My husband and I spent a delightful weekend in Portland, dodging showers and chasing sunbreaks. Through conversations with friends, restaurateurs and merchants, we learned why so many people love Portland.
It’s a place of passionate pursuits: outdoor sports (no matter the weather), cycling, arts and crafts, wine tasting, farm-to-table dining, and hours spent browsing books at Powells. When people discover you’re an out-of-town visitor, they can’t wait to share what they love most about Portland. Friendly conversations abound.
Knowing we’d entered Portlandia, we weren’t surprised to see this Lululemon van just off the main drag. Lulu is a brand well-known for its manifestos urging people to do what they love.
We figured out why we’d seen the Lulu runners’ van, a few hours later, while watching costumed Oregonians cross the finish line on one of the main downtown streets.
Dressed in comedic or outlandish costumes, entire families were competing in a mixed 5K/10K/half-marathon race.
Asian Design Influences
I loved the tastes, aromas and zen-like ambiance of the Japanese tea and coffee shop, Behind the Museum Café.
Espresso-style coffee is also available for die-hard coffee lovers, using beans roasted locally in Portland.
This café specializes in Japanese teas, small plates and desserts. One of its charms is the display of antique furniture and ceramics that can be purchased from a dealer who shares space with the café owner.
Another is the kimono dress and tradition-based courtesies of the owner and her wait staff, who warmly greeted my friend Margie in Japanese.
Foods and desserts are all homemade, Japanese style, such as shortbread with ginger. Some are new to Western palates, such as the matcha brownies that Margie bravely tasted (the small green cubes in the photo).
Do What You Love
While sipping her tea, my friend Margie shared what she’s been doing since we worked together 10 years ago. Margie gave up an executive role at a well-known PR firm to become a self-employed designer. You can see (and buy) her products online at Sweet Persimmon.
She creates handmade leather bags and totes that she adorns with scraps of silk or linen from her collection of antique kimonos. She is also a teacher of classic Japanese tea ceremonies, a sensibility that infuses her designs.
Margie had just returned from a 2‑week business trip to Tuscany, where she researched leather handbags in places like Florence where leather goods have been perfected over centuries of craftsmanship. Her latest collection should be available in mid-November. I can’t wait to see how the Italian designs influence her handbags… Leather, kimono silk and Italy — what an intriguing combination!
Treats for Wine Lovers and Locavores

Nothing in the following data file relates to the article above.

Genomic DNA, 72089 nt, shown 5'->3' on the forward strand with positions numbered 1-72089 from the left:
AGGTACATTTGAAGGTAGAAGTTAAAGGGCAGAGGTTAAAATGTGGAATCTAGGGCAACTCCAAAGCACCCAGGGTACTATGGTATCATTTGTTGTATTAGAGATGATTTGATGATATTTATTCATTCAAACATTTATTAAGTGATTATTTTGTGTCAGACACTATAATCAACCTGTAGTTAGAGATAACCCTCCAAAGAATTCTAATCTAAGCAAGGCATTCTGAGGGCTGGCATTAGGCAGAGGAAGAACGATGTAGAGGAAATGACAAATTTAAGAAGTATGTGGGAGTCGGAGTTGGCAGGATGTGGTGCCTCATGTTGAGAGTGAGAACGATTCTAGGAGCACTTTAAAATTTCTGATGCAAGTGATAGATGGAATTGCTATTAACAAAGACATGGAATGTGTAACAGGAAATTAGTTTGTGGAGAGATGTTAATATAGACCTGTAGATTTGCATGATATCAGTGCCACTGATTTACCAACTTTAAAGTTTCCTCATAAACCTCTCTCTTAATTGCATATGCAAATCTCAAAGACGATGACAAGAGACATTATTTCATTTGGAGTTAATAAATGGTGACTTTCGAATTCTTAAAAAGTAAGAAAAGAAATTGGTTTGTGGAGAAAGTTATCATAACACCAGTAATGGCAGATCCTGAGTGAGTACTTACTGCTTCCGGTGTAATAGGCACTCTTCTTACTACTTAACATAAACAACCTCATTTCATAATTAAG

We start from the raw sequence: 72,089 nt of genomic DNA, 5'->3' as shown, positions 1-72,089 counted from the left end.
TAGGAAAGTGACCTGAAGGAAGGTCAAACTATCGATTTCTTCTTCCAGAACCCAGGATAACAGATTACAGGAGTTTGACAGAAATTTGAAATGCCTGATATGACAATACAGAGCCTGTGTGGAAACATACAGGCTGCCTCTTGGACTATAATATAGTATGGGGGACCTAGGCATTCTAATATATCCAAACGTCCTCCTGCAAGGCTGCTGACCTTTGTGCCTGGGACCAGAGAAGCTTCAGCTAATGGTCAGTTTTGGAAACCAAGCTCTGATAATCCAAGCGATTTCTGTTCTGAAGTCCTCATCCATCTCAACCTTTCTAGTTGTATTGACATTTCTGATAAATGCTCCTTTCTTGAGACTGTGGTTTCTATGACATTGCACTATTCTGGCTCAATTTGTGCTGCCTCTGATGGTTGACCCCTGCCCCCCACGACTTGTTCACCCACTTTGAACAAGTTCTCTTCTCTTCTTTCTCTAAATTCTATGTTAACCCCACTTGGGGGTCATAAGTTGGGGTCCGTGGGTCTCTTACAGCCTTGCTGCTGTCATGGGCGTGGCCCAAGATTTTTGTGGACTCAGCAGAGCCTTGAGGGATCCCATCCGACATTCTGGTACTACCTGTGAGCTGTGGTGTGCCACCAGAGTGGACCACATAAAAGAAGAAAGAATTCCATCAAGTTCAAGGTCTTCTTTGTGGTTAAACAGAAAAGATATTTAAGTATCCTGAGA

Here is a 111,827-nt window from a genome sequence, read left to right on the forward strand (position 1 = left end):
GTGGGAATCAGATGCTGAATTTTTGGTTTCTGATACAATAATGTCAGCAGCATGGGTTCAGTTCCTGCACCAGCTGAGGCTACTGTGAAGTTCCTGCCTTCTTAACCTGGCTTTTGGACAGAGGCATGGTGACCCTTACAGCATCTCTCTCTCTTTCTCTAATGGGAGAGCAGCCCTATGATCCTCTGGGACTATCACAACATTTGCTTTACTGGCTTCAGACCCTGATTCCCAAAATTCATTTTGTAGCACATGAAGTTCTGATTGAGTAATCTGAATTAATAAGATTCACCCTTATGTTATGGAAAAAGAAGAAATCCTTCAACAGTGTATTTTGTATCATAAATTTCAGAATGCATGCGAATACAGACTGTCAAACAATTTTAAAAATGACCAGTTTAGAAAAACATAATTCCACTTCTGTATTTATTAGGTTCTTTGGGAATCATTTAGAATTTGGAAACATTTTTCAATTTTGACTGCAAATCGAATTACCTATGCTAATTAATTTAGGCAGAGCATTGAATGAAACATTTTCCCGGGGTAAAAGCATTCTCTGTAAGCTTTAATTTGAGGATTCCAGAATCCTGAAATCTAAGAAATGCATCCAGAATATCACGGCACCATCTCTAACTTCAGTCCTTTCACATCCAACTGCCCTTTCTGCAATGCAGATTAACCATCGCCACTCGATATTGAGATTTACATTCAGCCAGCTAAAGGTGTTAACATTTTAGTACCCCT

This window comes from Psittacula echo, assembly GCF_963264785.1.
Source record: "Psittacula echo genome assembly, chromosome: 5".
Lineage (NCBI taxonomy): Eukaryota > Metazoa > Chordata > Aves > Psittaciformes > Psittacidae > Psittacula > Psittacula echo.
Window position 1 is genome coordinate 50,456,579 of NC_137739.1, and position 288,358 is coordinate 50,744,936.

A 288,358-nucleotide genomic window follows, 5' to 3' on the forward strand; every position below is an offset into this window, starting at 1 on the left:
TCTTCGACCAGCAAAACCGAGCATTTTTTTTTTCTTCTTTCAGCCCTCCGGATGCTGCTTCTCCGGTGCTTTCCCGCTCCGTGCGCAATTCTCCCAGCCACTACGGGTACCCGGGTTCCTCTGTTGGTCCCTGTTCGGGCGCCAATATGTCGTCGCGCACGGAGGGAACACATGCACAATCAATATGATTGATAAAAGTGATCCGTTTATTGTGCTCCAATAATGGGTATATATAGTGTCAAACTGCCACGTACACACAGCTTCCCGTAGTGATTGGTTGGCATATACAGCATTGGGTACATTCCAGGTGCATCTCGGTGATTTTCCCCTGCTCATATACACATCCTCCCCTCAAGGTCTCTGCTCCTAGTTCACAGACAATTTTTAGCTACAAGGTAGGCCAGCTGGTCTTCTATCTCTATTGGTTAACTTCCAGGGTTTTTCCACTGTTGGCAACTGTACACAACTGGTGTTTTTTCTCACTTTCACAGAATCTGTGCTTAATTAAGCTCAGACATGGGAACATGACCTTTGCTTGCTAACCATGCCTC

Before dinner Bruce and I treated ourselves to some fine local pinot noirs at a specialty wine bar on Broadway. He went for the premium flight: small pours of three wines that were “drinking splendidly” that afternoon. I opted for a glass of wine, relying on the bartender to serve some wine that would match my description of what I like in a fine pinot noir. With just two tries, she got it just right.
Thanks to OpenTable and preplanning, we enjoyed two top-notch restaurants, Beast and D.O.C., considered among Portland’s finest. Both restaurants more than lived up to their well-deserved reputations for fine dining, based on absolutely fresh local ingredients and imaginative cuisine. In both cases we opted for the tasting menus, including the matched wines — a wonderful way to see how the chefs and wine stewards combined their magic. Both restaurants are tiny, so advance reservations are required.
You enter D.O.C. by passing through the kitchen en route to a handful of tables just beyond. On a cold and rainy night, the warmth from the stove is well appreciated as you wait for your table to be ready.
But the real treat is to put yourselves in the hands of the chef and wine steward — go for their tasting menu!
Funky Crafts, Charming Shops
Yes, there are lots of brand-name chain stores in Portland, but there are also local treasures such as Powells Bookstore. We spent several enchanted hours there, and felt lucky to leave with a bag of books that cost <$100. (We could easily have done more damage to our wallet.)
We were charmed by the funky shop windows of boutiques like this one, which happened to specialize in photography and mosaics (who knows why).
This boutique is down the street from a vintage consignment store, currently featuring costumes…
Well-heeled shoppers can revel in The Real Mother Goose, a high-end crafts store that caters to discerning tastes and people who love “fine American crafts.” We couldn’t resist, and found ourselves fantasizing about some beautifully designed rocking chairs, tables and lamps. Sadly, well beyond our budgets…
All in all Portland is a place for the pursuit of passions.